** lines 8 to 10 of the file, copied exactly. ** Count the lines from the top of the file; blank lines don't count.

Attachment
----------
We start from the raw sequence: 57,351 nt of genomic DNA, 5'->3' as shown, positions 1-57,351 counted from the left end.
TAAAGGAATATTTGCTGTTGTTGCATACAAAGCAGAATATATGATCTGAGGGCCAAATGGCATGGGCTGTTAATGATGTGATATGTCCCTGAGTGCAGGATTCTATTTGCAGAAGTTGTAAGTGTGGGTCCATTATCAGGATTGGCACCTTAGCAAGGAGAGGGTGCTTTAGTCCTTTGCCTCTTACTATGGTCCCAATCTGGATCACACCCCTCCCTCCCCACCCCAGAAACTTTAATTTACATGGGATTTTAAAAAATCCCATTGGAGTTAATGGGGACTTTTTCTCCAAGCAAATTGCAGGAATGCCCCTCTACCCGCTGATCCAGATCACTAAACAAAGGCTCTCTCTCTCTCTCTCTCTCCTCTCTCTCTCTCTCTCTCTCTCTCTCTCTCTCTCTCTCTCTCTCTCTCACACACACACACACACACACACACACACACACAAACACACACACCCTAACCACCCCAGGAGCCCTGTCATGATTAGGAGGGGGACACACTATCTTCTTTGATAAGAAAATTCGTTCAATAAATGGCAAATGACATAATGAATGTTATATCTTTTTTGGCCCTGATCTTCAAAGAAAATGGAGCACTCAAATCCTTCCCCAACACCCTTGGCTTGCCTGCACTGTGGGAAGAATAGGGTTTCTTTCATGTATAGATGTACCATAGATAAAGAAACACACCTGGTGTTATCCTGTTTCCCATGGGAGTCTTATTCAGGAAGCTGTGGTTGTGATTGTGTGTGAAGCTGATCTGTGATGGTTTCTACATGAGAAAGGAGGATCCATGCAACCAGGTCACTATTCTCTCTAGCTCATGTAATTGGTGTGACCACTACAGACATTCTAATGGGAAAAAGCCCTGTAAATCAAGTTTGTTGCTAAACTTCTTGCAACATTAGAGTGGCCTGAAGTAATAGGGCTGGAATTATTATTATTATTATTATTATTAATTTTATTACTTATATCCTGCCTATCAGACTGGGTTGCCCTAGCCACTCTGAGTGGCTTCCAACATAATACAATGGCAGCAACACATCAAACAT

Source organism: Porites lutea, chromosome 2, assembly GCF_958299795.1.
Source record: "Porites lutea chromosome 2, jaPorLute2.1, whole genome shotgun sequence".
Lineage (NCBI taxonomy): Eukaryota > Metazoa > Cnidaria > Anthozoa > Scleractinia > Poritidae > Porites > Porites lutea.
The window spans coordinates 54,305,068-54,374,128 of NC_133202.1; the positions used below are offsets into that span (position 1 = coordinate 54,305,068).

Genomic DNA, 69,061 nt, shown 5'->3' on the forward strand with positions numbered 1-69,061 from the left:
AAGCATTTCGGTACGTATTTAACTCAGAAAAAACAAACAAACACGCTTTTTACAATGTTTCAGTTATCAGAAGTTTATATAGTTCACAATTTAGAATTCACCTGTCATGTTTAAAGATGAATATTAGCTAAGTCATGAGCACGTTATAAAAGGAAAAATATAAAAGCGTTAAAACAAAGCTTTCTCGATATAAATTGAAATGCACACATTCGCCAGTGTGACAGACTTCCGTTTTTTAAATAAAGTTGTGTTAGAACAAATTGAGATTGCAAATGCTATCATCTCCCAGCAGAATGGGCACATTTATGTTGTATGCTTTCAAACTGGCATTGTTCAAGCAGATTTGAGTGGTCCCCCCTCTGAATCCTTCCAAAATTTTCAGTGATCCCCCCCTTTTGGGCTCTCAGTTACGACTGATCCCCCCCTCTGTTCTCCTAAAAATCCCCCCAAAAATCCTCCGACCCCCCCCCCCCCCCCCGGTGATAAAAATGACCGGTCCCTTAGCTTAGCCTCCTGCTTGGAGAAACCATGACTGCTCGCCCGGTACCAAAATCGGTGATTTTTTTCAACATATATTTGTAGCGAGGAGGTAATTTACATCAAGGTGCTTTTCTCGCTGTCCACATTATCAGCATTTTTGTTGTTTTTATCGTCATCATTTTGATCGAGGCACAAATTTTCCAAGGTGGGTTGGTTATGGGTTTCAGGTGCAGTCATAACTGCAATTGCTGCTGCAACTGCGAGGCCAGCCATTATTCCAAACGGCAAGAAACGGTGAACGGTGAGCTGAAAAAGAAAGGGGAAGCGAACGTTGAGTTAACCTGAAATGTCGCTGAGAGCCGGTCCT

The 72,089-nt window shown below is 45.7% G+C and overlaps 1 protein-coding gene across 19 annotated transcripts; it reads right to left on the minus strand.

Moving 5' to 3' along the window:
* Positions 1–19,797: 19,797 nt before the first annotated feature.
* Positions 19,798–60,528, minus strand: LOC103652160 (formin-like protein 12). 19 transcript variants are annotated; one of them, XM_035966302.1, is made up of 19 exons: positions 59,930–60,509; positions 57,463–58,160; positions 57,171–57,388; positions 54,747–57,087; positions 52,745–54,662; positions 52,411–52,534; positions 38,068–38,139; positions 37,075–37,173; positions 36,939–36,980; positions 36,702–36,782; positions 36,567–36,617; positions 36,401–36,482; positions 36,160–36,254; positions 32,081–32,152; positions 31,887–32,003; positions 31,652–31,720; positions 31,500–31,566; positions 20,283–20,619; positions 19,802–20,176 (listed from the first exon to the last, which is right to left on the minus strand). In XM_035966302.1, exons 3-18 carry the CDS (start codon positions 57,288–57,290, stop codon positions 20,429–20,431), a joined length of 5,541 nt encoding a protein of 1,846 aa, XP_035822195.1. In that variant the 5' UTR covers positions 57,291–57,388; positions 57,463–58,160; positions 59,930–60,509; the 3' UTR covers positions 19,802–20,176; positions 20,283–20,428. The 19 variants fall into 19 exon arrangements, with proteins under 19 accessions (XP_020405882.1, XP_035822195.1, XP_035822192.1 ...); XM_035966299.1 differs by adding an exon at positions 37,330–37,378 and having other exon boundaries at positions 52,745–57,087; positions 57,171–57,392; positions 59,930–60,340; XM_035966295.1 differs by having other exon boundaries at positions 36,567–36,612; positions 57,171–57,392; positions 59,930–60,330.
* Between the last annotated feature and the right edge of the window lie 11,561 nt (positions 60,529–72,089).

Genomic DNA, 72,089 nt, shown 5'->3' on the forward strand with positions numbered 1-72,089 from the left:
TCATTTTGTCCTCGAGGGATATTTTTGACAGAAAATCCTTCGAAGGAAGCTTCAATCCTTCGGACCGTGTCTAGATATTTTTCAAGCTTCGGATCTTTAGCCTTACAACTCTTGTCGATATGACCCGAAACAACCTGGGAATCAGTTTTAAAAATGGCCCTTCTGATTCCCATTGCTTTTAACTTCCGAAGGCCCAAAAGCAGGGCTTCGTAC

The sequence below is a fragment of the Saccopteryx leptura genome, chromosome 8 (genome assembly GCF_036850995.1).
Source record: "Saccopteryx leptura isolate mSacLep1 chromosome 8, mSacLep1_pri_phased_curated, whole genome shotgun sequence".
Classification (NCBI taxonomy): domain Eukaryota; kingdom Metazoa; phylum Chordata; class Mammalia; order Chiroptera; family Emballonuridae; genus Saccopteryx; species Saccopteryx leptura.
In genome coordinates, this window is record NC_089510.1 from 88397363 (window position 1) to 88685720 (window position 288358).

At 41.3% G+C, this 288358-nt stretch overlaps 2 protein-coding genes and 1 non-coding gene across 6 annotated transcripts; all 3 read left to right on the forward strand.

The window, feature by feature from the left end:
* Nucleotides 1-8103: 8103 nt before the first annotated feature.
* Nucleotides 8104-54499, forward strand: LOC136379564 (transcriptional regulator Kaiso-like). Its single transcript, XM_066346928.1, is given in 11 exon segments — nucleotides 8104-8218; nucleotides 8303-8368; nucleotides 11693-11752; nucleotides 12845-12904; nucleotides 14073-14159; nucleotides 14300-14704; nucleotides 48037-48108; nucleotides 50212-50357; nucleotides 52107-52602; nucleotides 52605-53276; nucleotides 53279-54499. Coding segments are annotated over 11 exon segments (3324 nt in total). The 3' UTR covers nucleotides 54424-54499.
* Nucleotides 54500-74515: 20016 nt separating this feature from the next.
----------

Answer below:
AAGCATTTCGGTACGTATTTAACTCAGAAAAAACAAACAAACACGCTTTTTACAATGTTTCAGTTATCAGAAGTTTATATAGTTCACAATTTAGAATTCACCTGTCATGTTTAAAGATGAATATTAGCTAAGTCATGAGCACGTTATAAAAGGAAAAATATAAAAGCGTTAAAACAAAGCTTTCTCGATATAAATTGAAATGCACACATTCGCCAGTGTGACAGACTTCCGTTTTTTAAATAAAGTTGTGTTAGAACAAATTGAGATTGCAAATGCTATCATCTCCCAGCAGAATGGGCACATTTATGTTGTATGCTTTCAAACTGGCATTGTTCAAGCAGATTTGAGTGGTCCCCCCTCTGAATCCTTCCAAAATTTTCAGTGATCCCCCCCTTTTGGGCTCTCAGTTACGACTGATCCCCCCCTCTGTTCTCCTAAAAATCCCCCCAAAAATCCTCCGACCCCCCCCCCCCCCCCCGGTGATAAAAATGACCGGTCCCTTAGCTTAGCCTCCTGCTTGGAGAAACCATGACTGCTCGCCCGGTACCAAAATCGGTGATTTTTTTCAACATATATTTGTAGCGAGGAGGTAATTTACATCAAGGTGCTTTTCTCGCTGTCCACATTATCAGCATTTTTGTTGTTTTTATCGTCATCATTTTGATCGAGGCACAAATTTTCCAAGGTGGGTTGGTTATGGGTTTCAGGTGCAGTCATAACTGCAATTGCTGCTGCAACTGCGAGGCCAGCCATTATTCCAAACGGCAAGAAACGGTGAACGGTGAGCTGAAAAAGAAAGGGGAAGCGAACGTTGAGTTAACCTGAAATGTCGCTGAGAGCCGGTCCT

The 72,089-nt window shown below is 45.7% G+C and overlaps 1 protein-coding gene across 19 annotated transcripts; it reads right to left on the minus strand.

Moving 5' to 3' along the window: